screenshots from Casablanca, Brokeback Mountain, and Say AnythingCasablanca (1942). Former lovers Rick and Ilsa are unexpectedly reunited in north Africa during WWII.  The old feelings are still there, though Ilsa is now married to the gallant resistance hero Victor. Lots of yearning, lots of  smoldering looks and “will they or won’t they get back together?” moments.  A romantic classic for good reason.

Brokeback Mountain (2005). This film has a lot of the same elements that make Casablanca great, except it’s two cowboys in the 60’s. Stay with me here: Ennis and Jack are helplessly drawn to one another and remain so over decades of clandestine meetups. Lots of yearning, lots of smoldering looks, lots of and “will they or won’t they get back together?” moments.  It’s an emotional roller coaster, and the last scenes of this movie completely gut me.

Say Anything (1989). He’s a slacker, she’s a brain. She’s way out of his league, but they fall in love anyway. And there’s Lloyd’s big gesture with the boombox to declare his undying love to Diane, despite the odds against them, (Peter Gabriel likely made a mint off of that song). Teenagers-in-love perfection, written and directed by Cameron Crowe.

screenshots from When Harry Met Sally, Wall-E, and Silver Linings PlaybookWhen Harry Met Sally (1989).  This movie was written by Nora Ephron, and stars Billy Crystal and Meg Ryan, so you know it’s not one of those angsty romantic dramas, it’s a witty romantic comedy. This friends-to-lovers romance navigates the many bumps in the road to love hilariously, and is a real feel-good movie.

WALL-E (2008). Yes, it’s an animated movie about a trash-collecting robot, set hundreds of years in the future, but Pixar has totally made an epic romance here. WALL-E is all alone collecting trash on the now-deserted Earth when another robot (“EVE”) crash lands nearby. So delighted to see another being of any kind, WALL-E “courts” her enthusiastically. Things go very wrong before they right themselves, and for a story about robots, it has a lot of heart.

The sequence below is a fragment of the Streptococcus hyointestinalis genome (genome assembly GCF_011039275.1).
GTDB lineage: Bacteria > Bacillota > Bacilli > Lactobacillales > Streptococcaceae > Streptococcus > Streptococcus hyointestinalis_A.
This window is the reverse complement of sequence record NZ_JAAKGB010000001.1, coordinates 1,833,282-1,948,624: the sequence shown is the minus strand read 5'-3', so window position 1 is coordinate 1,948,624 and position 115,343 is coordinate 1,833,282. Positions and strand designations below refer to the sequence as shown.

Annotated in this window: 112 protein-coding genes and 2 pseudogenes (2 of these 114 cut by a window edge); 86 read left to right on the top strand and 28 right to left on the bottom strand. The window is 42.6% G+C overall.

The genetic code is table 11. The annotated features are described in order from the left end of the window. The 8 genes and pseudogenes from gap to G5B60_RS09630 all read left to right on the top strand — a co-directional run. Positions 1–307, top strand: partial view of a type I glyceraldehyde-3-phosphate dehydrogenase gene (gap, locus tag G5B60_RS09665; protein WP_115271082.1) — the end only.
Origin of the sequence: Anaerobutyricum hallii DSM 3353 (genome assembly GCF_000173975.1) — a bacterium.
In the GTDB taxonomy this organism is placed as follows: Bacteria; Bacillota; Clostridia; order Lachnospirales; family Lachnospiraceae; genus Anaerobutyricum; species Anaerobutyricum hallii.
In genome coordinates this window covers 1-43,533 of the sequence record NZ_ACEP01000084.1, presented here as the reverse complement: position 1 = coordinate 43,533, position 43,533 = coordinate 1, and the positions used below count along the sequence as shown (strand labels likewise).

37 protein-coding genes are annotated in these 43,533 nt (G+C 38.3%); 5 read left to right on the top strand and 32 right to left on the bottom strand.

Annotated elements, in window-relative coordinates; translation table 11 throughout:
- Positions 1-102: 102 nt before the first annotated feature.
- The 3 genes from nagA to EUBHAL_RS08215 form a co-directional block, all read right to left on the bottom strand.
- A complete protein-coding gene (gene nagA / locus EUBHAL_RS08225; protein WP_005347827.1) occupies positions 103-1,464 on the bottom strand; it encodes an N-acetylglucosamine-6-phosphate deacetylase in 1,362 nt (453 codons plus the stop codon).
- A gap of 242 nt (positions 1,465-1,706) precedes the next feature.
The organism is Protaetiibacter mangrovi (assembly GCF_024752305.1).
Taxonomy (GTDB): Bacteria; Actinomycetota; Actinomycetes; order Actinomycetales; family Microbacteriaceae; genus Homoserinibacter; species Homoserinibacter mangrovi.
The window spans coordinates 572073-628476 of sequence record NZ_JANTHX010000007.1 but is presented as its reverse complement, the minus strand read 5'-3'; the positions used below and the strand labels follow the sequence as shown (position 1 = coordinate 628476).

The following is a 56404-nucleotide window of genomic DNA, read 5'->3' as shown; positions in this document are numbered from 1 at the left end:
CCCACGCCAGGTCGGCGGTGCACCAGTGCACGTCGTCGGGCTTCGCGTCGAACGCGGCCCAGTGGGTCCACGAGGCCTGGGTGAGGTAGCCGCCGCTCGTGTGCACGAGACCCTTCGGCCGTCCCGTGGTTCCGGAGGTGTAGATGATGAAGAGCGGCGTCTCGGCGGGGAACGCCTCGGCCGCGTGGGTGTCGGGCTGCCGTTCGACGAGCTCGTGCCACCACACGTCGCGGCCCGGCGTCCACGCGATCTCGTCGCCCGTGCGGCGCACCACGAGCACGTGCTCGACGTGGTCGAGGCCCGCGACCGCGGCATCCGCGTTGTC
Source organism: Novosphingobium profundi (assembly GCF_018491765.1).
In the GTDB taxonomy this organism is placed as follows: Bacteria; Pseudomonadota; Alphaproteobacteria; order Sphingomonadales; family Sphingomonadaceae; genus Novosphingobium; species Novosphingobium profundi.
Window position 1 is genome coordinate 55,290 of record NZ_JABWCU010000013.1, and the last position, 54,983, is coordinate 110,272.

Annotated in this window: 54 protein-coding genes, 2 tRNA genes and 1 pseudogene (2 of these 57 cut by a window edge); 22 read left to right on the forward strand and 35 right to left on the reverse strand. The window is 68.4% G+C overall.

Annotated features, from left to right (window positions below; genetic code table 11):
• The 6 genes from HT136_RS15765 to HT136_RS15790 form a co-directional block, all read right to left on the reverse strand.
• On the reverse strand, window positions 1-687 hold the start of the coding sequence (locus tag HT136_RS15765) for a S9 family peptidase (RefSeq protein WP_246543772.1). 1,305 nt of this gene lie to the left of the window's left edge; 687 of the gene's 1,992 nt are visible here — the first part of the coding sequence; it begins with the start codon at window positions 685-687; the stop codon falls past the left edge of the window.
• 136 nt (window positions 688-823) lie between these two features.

Silver Linings Playbook  (2012).  A funny and touching look at romance through the eyes of two pretty mentally unstable people. Love has broken both of them, and love will eventually put them back together, but what a crazy ride it is from point A to point B. Five star performances from Jennifer Lawrence and Bradley Cooper (both pretty easy on the eyes –  just saying) seal the deal on this one, and the dance scenes are the icing on the cake.

The Way We Were (1973). Meeeemoriesss … light the corners of my miiiiind. Sorry, I got distracted there. Speaking of easy on the eyes, Barbra Streisand and Robert Redford screenshots from The Way We Were, Ghost, and An Affair to Rememberare looking pretty fetching in this one. A tale of opposites attracting, but will the friction pull them together of push them apart? Katie and Hubbell try to make it work, but it all turns to misty water-colored memories by the end…

Ghost (1998). No one knew pottery was sexy before this movie. But boy howdy, it is! Hot young wife Molly is mourning the loss of her hot young husband Sam, who was killed in a mugging. Demi Moore‘s tears should get separate billing, they’re on screen so much, but what could be a real downer of a movie is instead a sweet story of love and finding a way to move on. Whoopi Goldberg provides some welcome comic relief as the medium who helps Sam communicate with Molly from beyond.

An Affair to Remember (1957). Playboy Cary Grant meets nice girl Deborah Kerr on a transatlantic crossing. They are both engaged to others, but hopelessly drawn to one another. And then, well, it’s an affair to remember! At the end of the cruise, they agree to go back to their regular lives, and meet in six months at the Empire State Building if they truly can’t forget each other. The ending is totally tissue-worthy.